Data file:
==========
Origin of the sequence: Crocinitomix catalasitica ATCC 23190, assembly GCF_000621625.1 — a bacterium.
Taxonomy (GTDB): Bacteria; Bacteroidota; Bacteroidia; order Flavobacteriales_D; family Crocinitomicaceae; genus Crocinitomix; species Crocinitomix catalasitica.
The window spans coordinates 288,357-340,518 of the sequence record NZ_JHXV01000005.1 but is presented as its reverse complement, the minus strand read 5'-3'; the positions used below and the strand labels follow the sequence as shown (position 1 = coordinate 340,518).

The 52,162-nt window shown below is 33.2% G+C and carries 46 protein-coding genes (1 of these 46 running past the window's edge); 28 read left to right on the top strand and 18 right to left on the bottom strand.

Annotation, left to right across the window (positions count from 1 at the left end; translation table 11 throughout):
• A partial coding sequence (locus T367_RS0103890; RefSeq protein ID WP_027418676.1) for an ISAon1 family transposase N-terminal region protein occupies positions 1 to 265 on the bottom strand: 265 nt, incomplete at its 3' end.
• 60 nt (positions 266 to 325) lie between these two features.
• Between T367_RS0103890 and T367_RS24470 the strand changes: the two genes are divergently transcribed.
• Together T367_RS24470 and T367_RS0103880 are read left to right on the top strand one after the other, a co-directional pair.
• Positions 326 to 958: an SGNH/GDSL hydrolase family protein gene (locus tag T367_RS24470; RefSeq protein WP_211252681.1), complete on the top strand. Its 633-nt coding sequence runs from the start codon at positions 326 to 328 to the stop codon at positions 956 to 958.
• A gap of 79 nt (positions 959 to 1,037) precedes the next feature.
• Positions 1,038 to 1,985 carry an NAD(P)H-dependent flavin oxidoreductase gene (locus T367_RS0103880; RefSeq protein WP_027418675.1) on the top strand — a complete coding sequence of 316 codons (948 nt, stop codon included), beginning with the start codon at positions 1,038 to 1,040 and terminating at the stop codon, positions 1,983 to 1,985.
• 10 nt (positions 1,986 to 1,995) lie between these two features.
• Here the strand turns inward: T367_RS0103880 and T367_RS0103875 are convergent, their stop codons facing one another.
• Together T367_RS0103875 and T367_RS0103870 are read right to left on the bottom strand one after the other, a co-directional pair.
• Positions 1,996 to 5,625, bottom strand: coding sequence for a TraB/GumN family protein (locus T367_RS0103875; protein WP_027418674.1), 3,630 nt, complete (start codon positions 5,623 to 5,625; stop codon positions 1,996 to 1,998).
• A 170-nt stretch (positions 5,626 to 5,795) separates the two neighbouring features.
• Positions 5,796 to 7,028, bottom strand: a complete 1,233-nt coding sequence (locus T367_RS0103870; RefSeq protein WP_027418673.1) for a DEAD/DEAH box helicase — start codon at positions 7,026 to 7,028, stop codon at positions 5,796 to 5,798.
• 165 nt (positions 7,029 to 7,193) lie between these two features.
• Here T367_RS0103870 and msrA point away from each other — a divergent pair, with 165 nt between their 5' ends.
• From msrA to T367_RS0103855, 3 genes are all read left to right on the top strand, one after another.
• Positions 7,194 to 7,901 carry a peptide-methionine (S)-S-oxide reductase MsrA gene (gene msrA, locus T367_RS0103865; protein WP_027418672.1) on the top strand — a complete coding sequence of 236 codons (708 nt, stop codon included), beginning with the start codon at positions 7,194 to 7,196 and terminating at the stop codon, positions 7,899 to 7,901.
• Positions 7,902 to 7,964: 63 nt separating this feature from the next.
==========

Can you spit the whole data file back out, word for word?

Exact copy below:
Origin of the sequence: Crocinitomix catalasitica ATCC 23190, assembly GCF_000621625.1 — a bacterium.
Taxonomy (GTDB): Bacteria; Bacteroidota; Bacteroidia; order Flavobacteriales_D; family Crocinitomicaceae; genus Crocinitomix; species Crocinitomix catalasitica.
The window spans coordinates 288,357-340,518 of the sequence record NZ_JHXV01000005.1 but is presented as its reverse complement, the minus strand read 5'-3'; the positions used below and the strand labels follow the sequence as shown (position 1 = coordinate 340,518).

The 52,162-nt window shown below is 33.2% G+C and carries 46 protein-coding genes (1 of these 46 running past the window's edge); 28 read left to right on the top strand and 18 right to left on the bottom strand.

Annotation, left to right across the window (positions count from 1 at the left end; translation table 11 throughout):
• A partial coding sequence (locus T367_RS0103890; RefSeq protein ID WP_027418676.1) for an ISAon1 family transposase N-terminal region protein occupies positions 1 to 265 on the bottom strand: 265 nt, incomplete at its 3' end.
• 60 nt (positions 266 to 325) lie between these two features.
• Between T367_RS0103890 and T367_RS24470 the strand changes: the two genes are divergently transcribed.
• Together T367_RS24470 and T367_RS0103880 are read left to right on the top strand one after the other, a co-directional pair.
• Positions 326 to 958: an SGNH/GDSL hydrolase family protein gene (locus tag T367_RS24470; RefSeq protein WP_211252681.1), complete on the top strand. Its 633-nt coding sequence runs from the start codon at positions 326 to 328 to the stop codon at positions 956 to 958.
• A gap of 79 nt (positions 959 to 1,037) precedes the next feature.
• Positions 1,038 to 1,985 carry an NAD(P)H-dependent flavin oxidoreductase gene (locus T367_RS0103880; RefSeq protein WP_027418675.1) on the top strand — a complete coding sequence of 316 codons (948 nt, stop codon included), beginning with the start codon at positions 1,038 to 1,040 and terminating at the stop codon, positions 1,983 to 1,985.
• 10 nt (positions 1,986 to 1,995) lie between these two features.
• Here the strand turns inward: T367_RS0103880 and T367_RS0103875 are convergent, their stop codons facing one another.
• Together T367_RS0103875 and T367_RS0103870 are read right to left on the bottom strand one after the other, a co-directional pair.
• Positions 1,996 to 5,625, bottom strand: coding sequence for a TraB/GumN family protein (locus T367_RS0103875; protein WP_027418674.1), 3,630 nt, complete (start codon positions 5,623 to 5,625; stop codon positions 1,996 to 1,998).
• A 170-nt stretch (positions 5,626 to 5,795) separates the two neighbouring features.
• Positions 5,796 to 7,028, bottom strand: a complete 1,233-nt coding sequence (locus T367_RS0103870; RefSeq protein WP_027418673.1) for a DEAD/DEAH box helicase — start codon at positions 7,026 to 7,028, stop codon at positions 5,796 to 5,798.
• 165 nt (positions 7,029 to 7,193) lie between these two features.
• Here T367_RS0103870 and msrA point away from each other — a divergent pair, with 165 nt between their 5' ends.
• From msrA to T367_RS0103855, 3 genes are all read left to right on the top strand, one after another.
• Positions 7,194 to 7,901 carry a peptide-methionine (S)-S-oxide reductase MsrA gene (gene msrA, locus T367_RS0103865; protein WP_027418672.1) on the top strand — a complete coding sequence of 236 codons (708 nt, stop codon included), beginning with the start codon at positions 7,194 to 7,196 and terminating at the stop codon, positions 7,899 to 7,901.
• Positions 7,902 to 7,964: 63 nt separating this feature from the next.